This was written by Mollie Michel, Moms Clean Air Force’s Project Manager:
This week, dozens of moms from 18 states and DC will be delivering testimony at the EPA’s virtual public hearing on PM 2.5, or deadly soot. Trump’s EPA recently proposed to retain the current standards for particle pollution, ignoring science and putting thousands of lives at risk. Even in the midst of a national public health emergency from Covid-19, moms are signing up in unprecedented numbers to testify by telephone at this virtual public hearing. It’s one of many ways Moms Clean Air Force is continuing to do serious and consequential advocacy and outreach during the coronavirus pandemic.
In March, as schools and businesses around the country began to close to stem the rise of the coronavirus pandemic, Moms Clean Air Force started making plans to continue our work in the face of an undeniable, immediate threat to the health and well-being of our loved ones.
Our team made the heart-breaking decision to cancel in-person meetings, activities, and actions for the foreseeable future, including our annual Play-In for Climate Action in Washington, D.C. At the same time, we amped up our virtual activities to bring our message of clean air and climate safety to an online audience.
The national public health emergency unfolded as Trump’s EPA, headed by Administrator and former coal lobbyist Andrew Wheeler, began rolling back clean air protections at a breakneck pace, using our distraction over the deadly coronavirus as cover for his dangerous deeds. With new research showing that breathing polluted air may increase the risk of dying from Covid-19, these rollbacks have never been so dangerous. But moms are nothing if not multi-taskers, and we knew we could still make an impact while sheltering in our homes and juggling even more responsibility for the care and education of our children.
Here are a few ways our work has continued virtually:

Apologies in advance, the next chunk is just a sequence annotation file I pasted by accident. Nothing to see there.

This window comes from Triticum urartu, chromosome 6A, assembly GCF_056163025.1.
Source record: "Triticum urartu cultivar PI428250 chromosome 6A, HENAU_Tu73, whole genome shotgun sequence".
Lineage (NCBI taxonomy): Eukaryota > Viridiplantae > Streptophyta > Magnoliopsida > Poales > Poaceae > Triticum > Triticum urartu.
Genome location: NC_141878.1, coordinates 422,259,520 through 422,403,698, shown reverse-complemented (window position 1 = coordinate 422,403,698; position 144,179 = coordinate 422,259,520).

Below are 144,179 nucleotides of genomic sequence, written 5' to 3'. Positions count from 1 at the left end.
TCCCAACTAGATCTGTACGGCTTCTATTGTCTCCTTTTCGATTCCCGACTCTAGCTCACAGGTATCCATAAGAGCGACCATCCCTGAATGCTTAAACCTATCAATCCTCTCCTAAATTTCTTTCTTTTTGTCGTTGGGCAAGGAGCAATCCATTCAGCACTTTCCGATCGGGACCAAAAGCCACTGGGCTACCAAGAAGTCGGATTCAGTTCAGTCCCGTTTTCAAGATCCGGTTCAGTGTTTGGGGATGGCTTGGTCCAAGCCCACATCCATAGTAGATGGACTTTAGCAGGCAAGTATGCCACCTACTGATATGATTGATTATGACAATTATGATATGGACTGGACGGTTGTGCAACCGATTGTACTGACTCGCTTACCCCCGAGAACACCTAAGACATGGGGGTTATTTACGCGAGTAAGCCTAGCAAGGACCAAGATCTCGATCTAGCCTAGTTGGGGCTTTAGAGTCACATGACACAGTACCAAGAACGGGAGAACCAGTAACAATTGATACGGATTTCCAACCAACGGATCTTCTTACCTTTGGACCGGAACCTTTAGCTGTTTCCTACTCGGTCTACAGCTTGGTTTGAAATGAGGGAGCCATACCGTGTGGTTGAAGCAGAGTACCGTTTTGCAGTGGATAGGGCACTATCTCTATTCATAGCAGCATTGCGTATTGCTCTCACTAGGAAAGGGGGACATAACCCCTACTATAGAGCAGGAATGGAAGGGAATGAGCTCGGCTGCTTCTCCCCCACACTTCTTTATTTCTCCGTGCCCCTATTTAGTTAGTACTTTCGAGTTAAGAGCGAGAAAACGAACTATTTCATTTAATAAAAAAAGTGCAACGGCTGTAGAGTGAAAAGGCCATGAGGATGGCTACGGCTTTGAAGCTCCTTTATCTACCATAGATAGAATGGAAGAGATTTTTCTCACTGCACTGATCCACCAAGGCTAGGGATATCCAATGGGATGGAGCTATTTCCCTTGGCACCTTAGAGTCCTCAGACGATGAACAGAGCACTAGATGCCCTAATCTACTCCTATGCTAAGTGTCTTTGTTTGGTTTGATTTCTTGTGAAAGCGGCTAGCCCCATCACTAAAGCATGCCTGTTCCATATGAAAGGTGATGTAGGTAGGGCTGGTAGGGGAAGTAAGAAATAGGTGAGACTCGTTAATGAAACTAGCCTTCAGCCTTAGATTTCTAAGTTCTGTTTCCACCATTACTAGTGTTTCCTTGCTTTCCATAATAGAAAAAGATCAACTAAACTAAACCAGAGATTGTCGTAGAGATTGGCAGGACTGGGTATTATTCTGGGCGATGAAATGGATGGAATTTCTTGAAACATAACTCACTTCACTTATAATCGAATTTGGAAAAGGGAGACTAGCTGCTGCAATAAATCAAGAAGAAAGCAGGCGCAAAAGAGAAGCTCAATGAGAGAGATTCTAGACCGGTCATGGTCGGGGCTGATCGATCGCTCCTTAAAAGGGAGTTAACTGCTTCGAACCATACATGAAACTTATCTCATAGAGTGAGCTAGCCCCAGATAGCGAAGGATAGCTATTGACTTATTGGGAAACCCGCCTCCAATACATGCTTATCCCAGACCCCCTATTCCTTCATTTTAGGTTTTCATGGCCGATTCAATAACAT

In Pennsylvania, field organizer Vanessa Lynch helped put on an online webinar about oil and gas pollution after a planned in-person symposium in the state Capitol was canceled. The webinar welcomed more than 100 participants from around the state, including state policymakers and legislators, health professionals, impacted community members, and faith leaders, who discussed the harmful impacts of oil and gas pollution to public health.
Our Kids Clean Air Force kids are seizing on the opportunity to connect with their legislators virtually. Recently, Rosemarie Anderson, the daughter of Colorado organizer Laurie Anderson participated in a “Kids Town Hall” with Congressman Jason Crow (CO-06), where she got to ask a question about climate change and air pollution (slide above).
In April, I participated in an environmental round table hosted by Congresswoman Mary Gay Scanlon (PA-05), which included advocates from Citizens Climate Lobby, Conservation Voters of Pennsylvania, Penn Environment, Clean Air Council, and The Public Interest Law Center, for a conversation about how to protect our community from air pollution and climate change.
Using Facebook Live to engage audiences in real time, Moms Clean Air Force and our Ecomadres program organizers have launched weekly events that appeal to diverse audiences. These virtual “cafecitos” are bilingual discussions highlighting some of the unique issues that Latinos face from the coronavirus pandemic, compounded by existing health disparities, often caused by air pollution.
In our Earth Day episode, our Ecomadres team, including organizers in Iowa, Nevada, and Arizona, discussed what Earth Day means to them, why fighting for clean air is more important than ever, and how Latinos are addressing these issues in their communities.
Moms Clean Air Force’s National Field Director Heather McTeer Toney has launched a weekly Facebook Live, “Let’s Clear the Air,” where she discusses climate action, air pollution, and how Moms are continuing our fight for clean air during the coronavirus public health crisis.
At Moms Clean Air Force, we will continue to engage members in our fight for clean air, even as we do our part to flatten the curve of the coronavirus pandemic.